Two experiments were conducted to determine the effects of restricted feeding on performance, carcass characteristics, and composition. In Trial 1, 36 individually penned steer calves (280 +/- 13 kg BW) were fed all-concentrate diets at intake levels of ad libitum and 90 and 80% of ad libitum. Trial 2 used 36 individually penned steer calves (298 +/- 14 kg BW) fed corn silage-based growing diets for 84 d followed by 91% concentrate finishing diets. Intakes were as described for Trial 1. Compared with steers with ad libitum intake, ADG was reduced (P < .005) .15 and .25 kg for steers fed 90 and 80% of ad libitum intake, respectively, in Trial 1. In Trial 2, growing phase ADG was reduced (P < .005) .15 and .24 kg for the 90 and 80% of ad libitum feed intake, respectively. Finishing phase ADG was reduced (P < .005) .12 and .21 kg for the 90 and 80% of ad libitum intake, respectively. Feed efficiency was not affected by intake when all-concentrate diets were fed in Trial 1, or when a corn silage-based diet was fed in the growing phase of Trial 2. During the finishing phase of Trial 2, feed efficiency was increased when intake was restricted. Carcass quality grade and 12th rib backfat were reduced (P < .04) with decreases in daily feed intake when all-concentrate diets were fed. However, no effect on carcass characteristics was observed in Trial 2. Liver and heart weights were not affected by daily feed intake. Serum triiodothyronine (T3) concentrations tended (P = .11) to decrease for cattle receiving restricted intakes of all-concentrate diets and were decreased (P < .04) with intake restriction in Trial 2. Carcass fat content was reduced (P < .02), whereas carcass protein and water were increased (P < .06) with reductions in daily feed intake in both trials. We concluded that restrictedly feeding growing-finishing steer calves does not decrease feed efficiency and actually may improve feed efficiency. Restrictedly fed steers had reduced maintenance requirements, and lean tissue accretion represented a greater percentage of their total gain.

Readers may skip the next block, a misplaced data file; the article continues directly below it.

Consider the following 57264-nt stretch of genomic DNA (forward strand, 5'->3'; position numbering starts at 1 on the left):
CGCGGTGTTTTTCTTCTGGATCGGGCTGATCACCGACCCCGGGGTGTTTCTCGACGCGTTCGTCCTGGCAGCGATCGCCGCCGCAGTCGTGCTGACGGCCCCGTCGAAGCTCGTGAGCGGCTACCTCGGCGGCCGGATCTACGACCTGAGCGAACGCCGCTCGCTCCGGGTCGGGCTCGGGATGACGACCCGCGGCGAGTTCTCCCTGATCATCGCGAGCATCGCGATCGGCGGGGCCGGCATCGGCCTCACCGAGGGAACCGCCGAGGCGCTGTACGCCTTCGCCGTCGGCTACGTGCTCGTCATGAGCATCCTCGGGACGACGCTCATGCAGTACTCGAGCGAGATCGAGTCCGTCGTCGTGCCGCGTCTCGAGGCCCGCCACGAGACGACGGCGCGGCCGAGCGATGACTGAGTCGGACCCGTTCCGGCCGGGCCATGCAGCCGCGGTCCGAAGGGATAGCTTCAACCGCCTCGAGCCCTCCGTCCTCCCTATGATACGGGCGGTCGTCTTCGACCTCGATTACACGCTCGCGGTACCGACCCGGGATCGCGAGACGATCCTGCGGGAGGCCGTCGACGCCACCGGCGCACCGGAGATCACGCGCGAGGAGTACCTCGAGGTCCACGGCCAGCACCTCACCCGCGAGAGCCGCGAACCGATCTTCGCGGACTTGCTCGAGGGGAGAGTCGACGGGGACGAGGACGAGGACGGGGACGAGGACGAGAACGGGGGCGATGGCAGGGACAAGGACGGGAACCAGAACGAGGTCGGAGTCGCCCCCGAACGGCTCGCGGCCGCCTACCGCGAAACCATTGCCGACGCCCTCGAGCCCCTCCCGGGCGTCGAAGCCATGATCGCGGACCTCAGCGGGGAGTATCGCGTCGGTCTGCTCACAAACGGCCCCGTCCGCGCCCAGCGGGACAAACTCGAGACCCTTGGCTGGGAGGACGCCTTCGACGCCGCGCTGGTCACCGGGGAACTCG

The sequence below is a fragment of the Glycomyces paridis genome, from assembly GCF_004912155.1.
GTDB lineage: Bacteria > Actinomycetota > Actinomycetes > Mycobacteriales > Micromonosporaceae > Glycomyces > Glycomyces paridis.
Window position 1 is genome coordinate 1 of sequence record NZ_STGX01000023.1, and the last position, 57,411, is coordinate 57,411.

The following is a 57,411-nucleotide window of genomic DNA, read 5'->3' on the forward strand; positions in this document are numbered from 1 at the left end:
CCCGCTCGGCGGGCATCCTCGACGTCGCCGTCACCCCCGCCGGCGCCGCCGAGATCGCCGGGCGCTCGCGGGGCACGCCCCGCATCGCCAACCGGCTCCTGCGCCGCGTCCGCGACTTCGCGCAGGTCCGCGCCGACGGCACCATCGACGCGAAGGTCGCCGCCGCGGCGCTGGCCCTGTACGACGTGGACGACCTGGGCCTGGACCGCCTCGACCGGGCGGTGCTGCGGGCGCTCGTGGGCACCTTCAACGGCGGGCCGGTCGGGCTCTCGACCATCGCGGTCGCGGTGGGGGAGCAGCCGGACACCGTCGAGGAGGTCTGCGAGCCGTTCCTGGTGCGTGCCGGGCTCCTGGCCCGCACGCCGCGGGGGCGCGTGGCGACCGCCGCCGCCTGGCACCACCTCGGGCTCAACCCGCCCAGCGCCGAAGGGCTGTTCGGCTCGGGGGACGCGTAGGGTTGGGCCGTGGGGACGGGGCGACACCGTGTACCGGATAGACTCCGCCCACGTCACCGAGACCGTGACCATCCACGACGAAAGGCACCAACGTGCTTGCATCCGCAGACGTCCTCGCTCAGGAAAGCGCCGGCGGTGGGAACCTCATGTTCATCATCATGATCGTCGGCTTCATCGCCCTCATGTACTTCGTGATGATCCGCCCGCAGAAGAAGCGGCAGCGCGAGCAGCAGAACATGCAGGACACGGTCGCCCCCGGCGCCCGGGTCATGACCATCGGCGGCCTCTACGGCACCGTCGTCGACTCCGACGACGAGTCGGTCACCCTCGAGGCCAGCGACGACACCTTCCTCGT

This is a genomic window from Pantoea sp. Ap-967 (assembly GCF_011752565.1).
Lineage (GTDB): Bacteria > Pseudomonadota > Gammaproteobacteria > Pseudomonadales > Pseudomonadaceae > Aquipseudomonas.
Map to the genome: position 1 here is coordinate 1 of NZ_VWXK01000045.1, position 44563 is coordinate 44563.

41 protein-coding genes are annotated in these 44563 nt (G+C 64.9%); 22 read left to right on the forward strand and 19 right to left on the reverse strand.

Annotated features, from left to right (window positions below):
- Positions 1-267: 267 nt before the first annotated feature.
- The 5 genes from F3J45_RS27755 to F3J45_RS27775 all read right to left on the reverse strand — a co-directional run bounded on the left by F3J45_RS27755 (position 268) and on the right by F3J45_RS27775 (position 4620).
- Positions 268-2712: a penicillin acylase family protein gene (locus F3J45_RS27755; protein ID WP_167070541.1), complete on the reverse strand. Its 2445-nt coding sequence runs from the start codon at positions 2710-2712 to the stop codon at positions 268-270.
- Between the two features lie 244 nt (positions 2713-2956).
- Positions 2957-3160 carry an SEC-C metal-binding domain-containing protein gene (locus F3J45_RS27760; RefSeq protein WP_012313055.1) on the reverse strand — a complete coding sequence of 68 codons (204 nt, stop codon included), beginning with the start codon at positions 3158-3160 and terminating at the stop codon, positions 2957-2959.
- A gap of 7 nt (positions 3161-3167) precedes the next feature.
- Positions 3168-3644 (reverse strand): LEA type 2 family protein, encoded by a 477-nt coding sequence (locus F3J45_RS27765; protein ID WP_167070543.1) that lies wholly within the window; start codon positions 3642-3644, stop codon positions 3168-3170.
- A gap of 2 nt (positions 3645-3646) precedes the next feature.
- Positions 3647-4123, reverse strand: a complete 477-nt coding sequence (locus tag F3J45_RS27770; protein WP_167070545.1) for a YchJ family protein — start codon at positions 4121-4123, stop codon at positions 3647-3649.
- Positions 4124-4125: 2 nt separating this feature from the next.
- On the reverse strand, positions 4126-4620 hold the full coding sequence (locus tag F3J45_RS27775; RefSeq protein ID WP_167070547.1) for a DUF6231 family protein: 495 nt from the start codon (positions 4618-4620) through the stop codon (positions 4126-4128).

All Science Journal Classification (ASJC) codes
- Food Science
- Animal Science and Zoology